Cool crap... That just about defines what debutant director Vicky Chopra attempts in this fight-to-finish stunt-and-grunt moan-and-frown actioner.
There is nothing wrong with being cool. Even crap is okay... as long as it's properly packaged.
And packaging is certainly a plus in Fight Club. Edited by Rameshwar S Bhagat and designed to appeal to the 18-year-old in the audience, this feverish homage to the spirit of Farhan Akhtar's Dil Chahta Hai takes the Rang De Basanti theme of male bonding to heights of 'gory'.
Fists fly, jaws smash, pelvises pound as the four cool dudes Dino, Riteish, Zayed and comic relief Ashish Chowdhary get together to whoop it up. For a long period of narration you wonder what this mish-smash is leading up to.
The plot meanders even as our heroes squander their energy in fighting each other and enemies who seem to subscribe more to the slick than the sixth sense.
They dress like urban cowboys and behave like Clint Eastwood on acid.
Fight Club takes time to get to the point. When it finally does so, you wonder if the wait was worth it. As our quartet of cool heroes are joined by a purportedly super-cool Sohail Khan to run a rowdy club on the Delhi-Haryana border, you begin to look at the feisty feel-cooked film not as a cohesive story but a series of music-video images brought together in a groovy packaging.
Indeed, the editing is crisp, the camerawork - credited to three different cinematographers and especially the good-looking cast help to keep audiences in their seats.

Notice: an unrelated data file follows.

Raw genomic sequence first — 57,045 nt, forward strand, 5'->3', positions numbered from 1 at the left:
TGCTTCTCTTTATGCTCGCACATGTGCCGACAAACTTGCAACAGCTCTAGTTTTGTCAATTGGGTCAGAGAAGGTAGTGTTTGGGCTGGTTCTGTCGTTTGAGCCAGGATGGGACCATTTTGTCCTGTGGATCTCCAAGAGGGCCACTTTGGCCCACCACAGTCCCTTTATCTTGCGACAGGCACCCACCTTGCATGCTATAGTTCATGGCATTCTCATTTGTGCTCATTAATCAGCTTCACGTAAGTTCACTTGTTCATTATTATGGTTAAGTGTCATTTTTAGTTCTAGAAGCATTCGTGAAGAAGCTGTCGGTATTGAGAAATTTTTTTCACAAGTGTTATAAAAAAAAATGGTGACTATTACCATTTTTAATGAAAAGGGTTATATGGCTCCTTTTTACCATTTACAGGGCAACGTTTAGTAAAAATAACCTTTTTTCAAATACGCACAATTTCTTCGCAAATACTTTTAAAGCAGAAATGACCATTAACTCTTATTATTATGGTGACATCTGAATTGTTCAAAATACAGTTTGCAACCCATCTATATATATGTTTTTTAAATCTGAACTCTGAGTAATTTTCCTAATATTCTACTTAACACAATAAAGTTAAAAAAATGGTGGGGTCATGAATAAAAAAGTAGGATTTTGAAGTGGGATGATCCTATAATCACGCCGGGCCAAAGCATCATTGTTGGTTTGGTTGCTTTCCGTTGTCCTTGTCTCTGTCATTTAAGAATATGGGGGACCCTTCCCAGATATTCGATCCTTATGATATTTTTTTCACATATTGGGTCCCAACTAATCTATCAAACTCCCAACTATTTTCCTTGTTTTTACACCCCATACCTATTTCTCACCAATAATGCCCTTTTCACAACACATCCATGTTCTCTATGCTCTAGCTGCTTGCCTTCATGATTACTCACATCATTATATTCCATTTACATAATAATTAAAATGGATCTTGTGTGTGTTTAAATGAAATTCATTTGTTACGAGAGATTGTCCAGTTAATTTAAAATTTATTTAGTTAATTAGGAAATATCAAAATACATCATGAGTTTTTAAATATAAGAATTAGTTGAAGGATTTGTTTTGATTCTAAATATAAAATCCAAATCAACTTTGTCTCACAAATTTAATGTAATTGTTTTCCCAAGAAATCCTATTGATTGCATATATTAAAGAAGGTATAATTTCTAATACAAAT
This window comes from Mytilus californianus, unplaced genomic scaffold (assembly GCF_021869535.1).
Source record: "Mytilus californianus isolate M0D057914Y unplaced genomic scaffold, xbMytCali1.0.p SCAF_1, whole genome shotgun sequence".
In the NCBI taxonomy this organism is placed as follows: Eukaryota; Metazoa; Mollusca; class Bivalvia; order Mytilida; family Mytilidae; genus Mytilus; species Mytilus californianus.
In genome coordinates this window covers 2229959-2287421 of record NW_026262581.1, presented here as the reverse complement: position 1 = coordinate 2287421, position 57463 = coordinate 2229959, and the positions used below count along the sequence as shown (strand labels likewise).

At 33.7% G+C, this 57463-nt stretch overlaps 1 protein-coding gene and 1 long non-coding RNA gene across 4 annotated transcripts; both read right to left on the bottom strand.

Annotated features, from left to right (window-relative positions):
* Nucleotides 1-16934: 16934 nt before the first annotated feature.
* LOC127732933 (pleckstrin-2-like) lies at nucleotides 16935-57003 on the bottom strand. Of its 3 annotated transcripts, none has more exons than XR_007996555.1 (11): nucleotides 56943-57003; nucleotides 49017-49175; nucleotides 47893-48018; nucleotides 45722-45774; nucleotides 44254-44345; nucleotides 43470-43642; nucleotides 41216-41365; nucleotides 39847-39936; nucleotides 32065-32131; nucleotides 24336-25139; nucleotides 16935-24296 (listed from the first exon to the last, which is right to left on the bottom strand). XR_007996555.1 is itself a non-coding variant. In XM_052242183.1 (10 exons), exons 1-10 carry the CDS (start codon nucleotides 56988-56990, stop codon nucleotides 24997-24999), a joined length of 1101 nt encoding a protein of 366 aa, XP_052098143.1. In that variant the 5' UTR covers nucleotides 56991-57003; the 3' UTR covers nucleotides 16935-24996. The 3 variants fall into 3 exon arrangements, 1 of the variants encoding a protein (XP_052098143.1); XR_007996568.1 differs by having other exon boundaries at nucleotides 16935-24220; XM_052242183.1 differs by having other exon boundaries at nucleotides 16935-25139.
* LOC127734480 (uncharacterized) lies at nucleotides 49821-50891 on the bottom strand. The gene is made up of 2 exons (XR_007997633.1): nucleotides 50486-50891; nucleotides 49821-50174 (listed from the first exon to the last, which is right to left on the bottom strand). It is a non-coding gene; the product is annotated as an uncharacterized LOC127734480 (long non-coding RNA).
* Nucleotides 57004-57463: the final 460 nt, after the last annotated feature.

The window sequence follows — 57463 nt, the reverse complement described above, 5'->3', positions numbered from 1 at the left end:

But at the end of the take, what are we paying money to watch? A bunch of not unlikeable actors having themselves a great time at our expense. The fun factor generated by the actors in Dil Chahta Hai was contagious. In Fight Club it's intriguing at the most, annoying to say the least.
Of the likeable cast Dino Morea stands out. His cool demeanour is supported by a semblance of thought process that his co-stars seem to find irrelevant. Ashish's comic act is amusing when it doesn't go over-the-top.
When he isn't busy listening to Pritam's pounding music and the heroes' pounding fists director Chopra avoids the tendency to over-state his point.
The cool postures are often out of images created for alcohol and cigarette ads. Ashmit Patel as a longhaired smoking and smirking hit man seems to have emerged out of a Quentin Tarantino flick. He typifies the nowhere mood ambience and aura of this partly-spaghetti-western-partly-masala concoction.
The fights are the centrepieces staged with energy and élan. The romantic bits between Dino-Amrita Arora and Zayed-Diya Mirza bring the plot to a halt. Just goes to prove... Hindi films will remain Hindi films.
That's audiences' cue to go to the loo. And never return, if they so wish.